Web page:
Weeds are one of the major biological threats to higher rice productivity worldwide. Various cultural, biological, physical and chemical practices affect the composition and intensity of weeds in rice fields. Generally, weeds can be controlled through herbicides; nevertheless, chemical weed control is not a sustainable option on a long term. Various agronomic practices such as the use of tolerant cultivars, adjusting sowing time, tillage permutations and plant geometry may reduce the weed pressure in rice. Integrated approaches for weed management, emphasizing on the combination of management practices and scientific knowledge, may reduce the economic costs and improve weed control owing to the complexity of the weed community. The present chapter reveals the role of planting geometry and herbicides as weed management strategies in rice, and discusses the issue of herbicide resistance associated with chemical weed control. Moreover, the research and knowledge gaps in rice weed management through planting geometry and herbicides were also highlighted.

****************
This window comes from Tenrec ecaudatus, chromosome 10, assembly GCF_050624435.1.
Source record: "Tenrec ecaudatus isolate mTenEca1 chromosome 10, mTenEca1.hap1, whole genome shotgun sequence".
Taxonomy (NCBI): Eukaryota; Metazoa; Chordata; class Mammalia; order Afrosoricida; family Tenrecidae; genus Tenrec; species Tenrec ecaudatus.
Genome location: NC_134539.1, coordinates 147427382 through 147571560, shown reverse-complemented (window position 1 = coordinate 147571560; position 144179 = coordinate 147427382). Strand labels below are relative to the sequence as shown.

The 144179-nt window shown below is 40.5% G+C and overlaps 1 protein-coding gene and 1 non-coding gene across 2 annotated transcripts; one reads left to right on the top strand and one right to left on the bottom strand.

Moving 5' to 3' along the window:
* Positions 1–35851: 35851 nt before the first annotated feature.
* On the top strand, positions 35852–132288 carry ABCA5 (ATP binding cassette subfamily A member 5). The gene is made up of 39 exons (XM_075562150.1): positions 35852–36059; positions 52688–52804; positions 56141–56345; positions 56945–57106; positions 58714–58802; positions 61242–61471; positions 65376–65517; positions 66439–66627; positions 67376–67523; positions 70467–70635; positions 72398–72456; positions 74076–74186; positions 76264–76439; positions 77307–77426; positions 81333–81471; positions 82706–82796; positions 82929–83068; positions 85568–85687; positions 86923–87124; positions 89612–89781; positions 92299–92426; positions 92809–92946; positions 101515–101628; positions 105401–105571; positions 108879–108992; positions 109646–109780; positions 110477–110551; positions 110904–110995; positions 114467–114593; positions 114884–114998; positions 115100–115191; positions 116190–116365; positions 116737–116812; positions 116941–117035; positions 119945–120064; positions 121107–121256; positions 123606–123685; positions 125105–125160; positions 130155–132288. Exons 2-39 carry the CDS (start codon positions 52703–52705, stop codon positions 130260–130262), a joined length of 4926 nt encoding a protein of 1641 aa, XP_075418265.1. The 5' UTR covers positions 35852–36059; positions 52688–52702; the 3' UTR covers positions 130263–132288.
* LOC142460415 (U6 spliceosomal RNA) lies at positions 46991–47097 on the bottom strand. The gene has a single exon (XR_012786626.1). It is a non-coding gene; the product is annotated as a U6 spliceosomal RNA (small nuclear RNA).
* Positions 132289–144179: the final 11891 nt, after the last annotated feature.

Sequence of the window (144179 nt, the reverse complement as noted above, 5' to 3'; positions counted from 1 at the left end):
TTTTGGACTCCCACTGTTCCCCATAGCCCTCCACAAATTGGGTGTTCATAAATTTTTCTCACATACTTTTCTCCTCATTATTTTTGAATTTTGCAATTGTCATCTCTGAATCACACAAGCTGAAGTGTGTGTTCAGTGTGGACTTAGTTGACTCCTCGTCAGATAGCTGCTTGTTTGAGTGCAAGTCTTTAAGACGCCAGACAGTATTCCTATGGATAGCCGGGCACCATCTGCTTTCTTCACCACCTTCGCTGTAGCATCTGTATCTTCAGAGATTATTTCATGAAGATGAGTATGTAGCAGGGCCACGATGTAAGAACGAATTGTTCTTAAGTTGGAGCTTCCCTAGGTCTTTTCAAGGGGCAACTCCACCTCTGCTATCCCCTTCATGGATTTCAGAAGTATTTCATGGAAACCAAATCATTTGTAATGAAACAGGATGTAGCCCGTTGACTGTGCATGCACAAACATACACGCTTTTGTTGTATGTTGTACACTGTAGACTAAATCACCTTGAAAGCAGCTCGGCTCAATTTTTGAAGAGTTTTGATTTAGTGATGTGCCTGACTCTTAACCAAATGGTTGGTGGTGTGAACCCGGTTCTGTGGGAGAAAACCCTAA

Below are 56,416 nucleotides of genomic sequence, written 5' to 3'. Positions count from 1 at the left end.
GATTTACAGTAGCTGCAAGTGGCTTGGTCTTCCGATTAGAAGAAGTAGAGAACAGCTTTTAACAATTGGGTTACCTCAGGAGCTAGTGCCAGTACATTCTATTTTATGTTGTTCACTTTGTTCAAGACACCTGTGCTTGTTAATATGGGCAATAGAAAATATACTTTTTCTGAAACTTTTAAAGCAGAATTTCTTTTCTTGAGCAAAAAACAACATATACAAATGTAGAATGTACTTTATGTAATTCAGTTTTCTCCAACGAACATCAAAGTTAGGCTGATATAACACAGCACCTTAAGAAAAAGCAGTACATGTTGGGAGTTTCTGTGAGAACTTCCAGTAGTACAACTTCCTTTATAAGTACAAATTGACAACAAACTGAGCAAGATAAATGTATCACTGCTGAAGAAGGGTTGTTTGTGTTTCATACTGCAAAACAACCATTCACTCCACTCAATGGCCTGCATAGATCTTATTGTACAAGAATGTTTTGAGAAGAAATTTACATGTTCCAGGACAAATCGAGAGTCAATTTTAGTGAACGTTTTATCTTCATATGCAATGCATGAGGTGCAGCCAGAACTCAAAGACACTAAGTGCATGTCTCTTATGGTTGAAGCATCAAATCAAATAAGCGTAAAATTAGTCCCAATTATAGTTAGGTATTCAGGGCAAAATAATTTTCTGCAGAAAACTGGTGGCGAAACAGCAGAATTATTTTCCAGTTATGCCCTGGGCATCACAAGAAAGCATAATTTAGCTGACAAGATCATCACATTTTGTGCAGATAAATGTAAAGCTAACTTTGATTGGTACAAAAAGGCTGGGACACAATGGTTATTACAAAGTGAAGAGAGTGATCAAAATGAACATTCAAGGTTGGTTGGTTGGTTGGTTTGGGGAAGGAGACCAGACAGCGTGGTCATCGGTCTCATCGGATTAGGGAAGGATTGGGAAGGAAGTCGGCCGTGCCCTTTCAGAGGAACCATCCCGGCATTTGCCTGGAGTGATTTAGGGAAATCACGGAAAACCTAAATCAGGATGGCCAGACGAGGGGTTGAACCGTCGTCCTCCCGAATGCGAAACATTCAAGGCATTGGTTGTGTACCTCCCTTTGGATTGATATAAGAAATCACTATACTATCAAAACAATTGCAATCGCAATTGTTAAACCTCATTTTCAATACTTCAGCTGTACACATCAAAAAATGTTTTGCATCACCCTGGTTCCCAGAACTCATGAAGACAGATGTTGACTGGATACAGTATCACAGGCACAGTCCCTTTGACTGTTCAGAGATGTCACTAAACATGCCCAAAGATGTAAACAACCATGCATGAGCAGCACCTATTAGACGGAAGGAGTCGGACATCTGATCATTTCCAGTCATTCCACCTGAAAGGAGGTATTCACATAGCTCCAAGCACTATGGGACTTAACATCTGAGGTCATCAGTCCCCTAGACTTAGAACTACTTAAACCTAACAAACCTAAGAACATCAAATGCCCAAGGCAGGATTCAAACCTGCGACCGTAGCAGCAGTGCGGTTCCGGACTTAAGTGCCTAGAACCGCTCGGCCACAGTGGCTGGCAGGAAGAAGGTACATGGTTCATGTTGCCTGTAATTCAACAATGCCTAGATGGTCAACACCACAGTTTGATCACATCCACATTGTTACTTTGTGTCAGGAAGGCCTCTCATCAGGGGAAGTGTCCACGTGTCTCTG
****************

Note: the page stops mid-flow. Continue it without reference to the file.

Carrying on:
Part of the book: Grasses as Food and Feed